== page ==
The gloves are off

The High Court in Belfast recently called ‘Round One’ to Carl Frampton in his bout with Barry McGuigan.

Although the grounds of their various disputes are complicated, the issue to be determined by the Court at this stage was simply that of jurisdiction. 

Claim A: This relates to an International Promotion Agreement (‘IPA’) between Frampton and Cyclone Promotions (UK) Limited.  This claim is against the (dissolved) English company and its directors. A declaration is sought that the IPA is void and unenforceable on the grounds of uncertainty.  Further, damages are sought on foot of various allegations of negligence, misrepresentation, breach of trust and of fiduciary duties. 

Claim B: This also relates to the IPA and a Northern Ireland company, Cyclone Promotions Limited.  A declaration is sought that the IPA is void on the grounds of its failure to identify the registered name of any company or its terms.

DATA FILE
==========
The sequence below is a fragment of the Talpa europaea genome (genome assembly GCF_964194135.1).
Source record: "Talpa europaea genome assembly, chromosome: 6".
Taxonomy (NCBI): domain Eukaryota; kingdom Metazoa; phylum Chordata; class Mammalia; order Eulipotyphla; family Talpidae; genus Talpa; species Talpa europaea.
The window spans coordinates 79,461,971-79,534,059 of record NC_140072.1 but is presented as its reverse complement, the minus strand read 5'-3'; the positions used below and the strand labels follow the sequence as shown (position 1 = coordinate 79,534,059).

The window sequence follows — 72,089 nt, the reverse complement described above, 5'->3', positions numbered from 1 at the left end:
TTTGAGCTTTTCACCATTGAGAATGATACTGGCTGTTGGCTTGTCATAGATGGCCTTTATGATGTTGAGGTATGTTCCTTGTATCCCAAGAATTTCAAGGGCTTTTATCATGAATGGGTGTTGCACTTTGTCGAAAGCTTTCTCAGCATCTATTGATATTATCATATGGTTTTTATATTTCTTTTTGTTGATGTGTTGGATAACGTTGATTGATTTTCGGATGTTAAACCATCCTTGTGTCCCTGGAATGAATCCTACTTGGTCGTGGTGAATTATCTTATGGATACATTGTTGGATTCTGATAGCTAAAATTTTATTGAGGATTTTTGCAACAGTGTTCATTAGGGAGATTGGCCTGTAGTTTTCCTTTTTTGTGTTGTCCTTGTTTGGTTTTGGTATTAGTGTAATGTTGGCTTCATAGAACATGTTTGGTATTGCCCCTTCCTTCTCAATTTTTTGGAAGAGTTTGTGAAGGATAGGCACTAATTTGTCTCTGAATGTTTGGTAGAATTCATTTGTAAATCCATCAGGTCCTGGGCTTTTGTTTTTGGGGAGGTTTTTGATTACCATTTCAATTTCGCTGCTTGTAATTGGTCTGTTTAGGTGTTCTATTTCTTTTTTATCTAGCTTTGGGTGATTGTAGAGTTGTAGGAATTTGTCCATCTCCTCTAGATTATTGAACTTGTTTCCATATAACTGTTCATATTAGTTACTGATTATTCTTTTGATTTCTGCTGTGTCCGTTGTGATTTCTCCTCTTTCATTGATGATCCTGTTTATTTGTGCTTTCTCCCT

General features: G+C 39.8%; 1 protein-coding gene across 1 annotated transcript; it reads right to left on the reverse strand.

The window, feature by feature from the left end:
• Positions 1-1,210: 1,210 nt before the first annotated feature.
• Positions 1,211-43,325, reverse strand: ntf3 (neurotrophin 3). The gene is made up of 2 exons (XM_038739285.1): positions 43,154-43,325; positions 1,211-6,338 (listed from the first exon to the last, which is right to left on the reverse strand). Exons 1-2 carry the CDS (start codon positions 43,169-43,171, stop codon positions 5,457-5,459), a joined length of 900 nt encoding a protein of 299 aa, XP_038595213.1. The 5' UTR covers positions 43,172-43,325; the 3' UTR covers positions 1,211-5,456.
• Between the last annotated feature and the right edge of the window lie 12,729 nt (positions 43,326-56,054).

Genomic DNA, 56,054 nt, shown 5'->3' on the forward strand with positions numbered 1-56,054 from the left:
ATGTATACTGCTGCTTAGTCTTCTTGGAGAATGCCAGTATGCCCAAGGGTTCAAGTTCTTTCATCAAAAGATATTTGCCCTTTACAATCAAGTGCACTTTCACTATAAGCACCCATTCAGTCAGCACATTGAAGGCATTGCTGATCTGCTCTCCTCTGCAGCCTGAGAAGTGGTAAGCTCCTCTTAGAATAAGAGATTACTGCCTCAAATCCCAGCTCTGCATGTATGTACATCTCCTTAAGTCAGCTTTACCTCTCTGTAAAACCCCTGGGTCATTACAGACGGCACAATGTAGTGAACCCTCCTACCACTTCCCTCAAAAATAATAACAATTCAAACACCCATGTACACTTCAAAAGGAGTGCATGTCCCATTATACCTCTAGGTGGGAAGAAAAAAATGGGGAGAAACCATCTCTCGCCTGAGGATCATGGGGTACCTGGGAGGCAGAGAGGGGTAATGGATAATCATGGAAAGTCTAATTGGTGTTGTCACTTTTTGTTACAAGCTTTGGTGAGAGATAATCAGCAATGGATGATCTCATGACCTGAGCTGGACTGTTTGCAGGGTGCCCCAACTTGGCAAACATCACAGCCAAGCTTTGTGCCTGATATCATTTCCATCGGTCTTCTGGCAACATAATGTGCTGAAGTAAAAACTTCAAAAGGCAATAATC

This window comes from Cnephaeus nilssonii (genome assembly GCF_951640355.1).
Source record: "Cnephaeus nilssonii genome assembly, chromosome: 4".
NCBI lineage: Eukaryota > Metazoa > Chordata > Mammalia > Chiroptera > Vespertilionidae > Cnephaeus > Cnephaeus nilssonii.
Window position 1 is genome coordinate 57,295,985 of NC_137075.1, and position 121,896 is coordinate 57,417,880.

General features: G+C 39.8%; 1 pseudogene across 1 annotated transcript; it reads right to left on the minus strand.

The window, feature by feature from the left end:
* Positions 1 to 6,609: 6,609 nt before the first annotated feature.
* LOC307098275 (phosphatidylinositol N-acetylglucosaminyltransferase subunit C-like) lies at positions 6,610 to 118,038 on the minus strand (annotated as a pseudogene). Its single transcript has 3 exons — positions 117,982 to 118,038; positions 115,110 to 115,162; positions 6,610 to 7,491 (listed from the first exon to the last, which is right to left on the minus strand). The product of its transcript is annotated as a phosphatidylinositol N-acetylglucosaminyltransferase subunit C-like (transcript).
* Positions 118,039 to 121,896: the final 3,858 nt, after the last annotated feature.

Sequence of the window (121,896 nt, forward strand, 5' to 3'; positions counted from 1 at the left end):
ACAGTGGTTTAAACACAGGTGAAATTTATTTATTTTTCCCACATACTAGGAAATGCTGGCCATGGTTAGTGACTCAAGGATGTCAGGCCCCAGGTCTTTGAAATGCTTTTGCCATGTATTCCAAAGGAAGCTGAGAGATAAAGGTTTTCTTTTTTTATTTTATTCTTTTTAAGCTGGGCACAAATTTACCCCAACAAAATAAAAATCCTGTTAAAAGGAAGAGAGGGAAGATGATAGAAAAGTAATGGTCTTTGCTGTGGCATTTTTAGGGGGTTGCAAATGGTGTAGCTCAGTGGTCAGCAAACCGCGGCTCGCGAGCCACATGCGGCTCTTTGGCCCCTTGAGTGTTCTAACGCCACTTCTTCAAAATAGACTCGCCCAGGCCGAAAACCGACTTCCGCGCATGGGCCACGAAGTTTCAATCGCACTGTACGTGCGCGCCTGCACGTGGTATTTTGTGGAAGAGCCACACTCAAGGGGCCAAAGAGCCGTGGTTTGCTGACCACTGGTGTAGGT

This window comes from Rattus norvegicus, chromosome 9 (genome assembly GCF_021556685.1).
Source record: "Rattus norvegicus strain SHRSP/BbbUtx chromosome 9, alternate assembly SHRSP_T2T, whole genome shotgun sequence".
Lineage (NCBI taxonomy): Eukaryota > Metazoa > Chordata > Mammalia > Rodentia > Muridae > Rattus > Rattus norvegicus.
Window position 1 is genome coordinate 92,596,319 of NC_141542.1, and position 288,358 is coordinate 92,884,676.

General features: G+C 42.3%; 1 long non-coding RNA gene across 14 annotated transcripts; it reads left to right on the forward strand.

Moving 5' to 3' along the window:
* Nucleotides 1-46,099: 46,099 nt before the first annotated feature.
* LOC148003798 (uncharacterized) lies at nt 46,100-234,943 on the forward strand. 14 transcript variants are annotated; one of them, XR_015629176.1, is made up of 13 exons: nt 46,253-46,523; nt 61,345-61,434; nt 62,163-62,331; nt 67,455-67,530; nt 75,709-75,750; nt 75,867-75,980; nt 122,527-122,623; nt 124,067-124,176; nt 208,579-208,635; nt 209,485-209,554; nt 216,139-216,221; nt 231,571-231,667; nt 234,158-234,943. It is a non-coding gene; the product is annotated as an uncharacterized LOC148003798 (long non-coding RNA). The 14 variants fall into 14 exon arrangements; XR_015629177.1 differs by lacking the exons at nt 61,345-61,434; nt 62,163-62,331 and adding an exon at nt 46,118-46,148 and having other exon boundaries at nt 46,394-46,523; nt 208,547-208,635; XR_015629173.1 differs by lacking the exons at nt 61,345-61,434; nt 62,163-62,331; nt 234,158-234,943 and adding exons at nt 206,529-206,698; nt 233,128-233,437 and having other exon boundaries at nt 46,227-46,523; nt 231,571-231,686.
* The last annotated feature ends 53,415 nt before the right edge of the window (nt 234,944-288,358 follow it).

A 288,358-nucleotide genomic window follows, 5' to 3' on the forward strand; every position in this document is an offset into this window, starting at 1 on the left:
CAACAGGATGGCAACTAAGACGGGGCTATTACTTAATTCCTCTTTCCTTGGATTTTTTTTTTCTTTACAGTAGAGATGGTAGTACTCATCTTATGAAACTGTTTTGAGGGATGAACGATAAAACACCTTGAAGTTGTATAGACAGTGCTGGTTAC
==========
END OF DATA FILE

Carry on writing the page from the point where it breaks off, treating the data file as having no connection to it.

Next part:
Claim C: This relates to an alleged breach of the IPA and is brought by the company in B seeking damages against Frampton.  The company is apparently insolvent.

Under the Civil Jurisdictions and Judgements Act 1982, there is provision to allocate cases within the different jurisdictions of the UK.  As a general rule, this will be determined by where a party is based.  

Although there was some argument on this point, there was no dispute that proceedings in C were issued before those in either A or B.  However, proceedings in A and B were actually served before C and the Court held that it is the date of service of proceedings which determines priority in the UK.   

Mr Justice Horner held:

I am satisfied to the requisite standard that the equitable wrongs which Frampton claims he suffered as a consequence of the actions of [Cyclone] were sustained in Northern Ireland.  Furthermore, there is a good arguable case on the evidence adduced that the harmful event, that is the unlawful diversion of his Share… took place in Northern Ireland.

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Civil Jurisdictions and Judgements Act 1982

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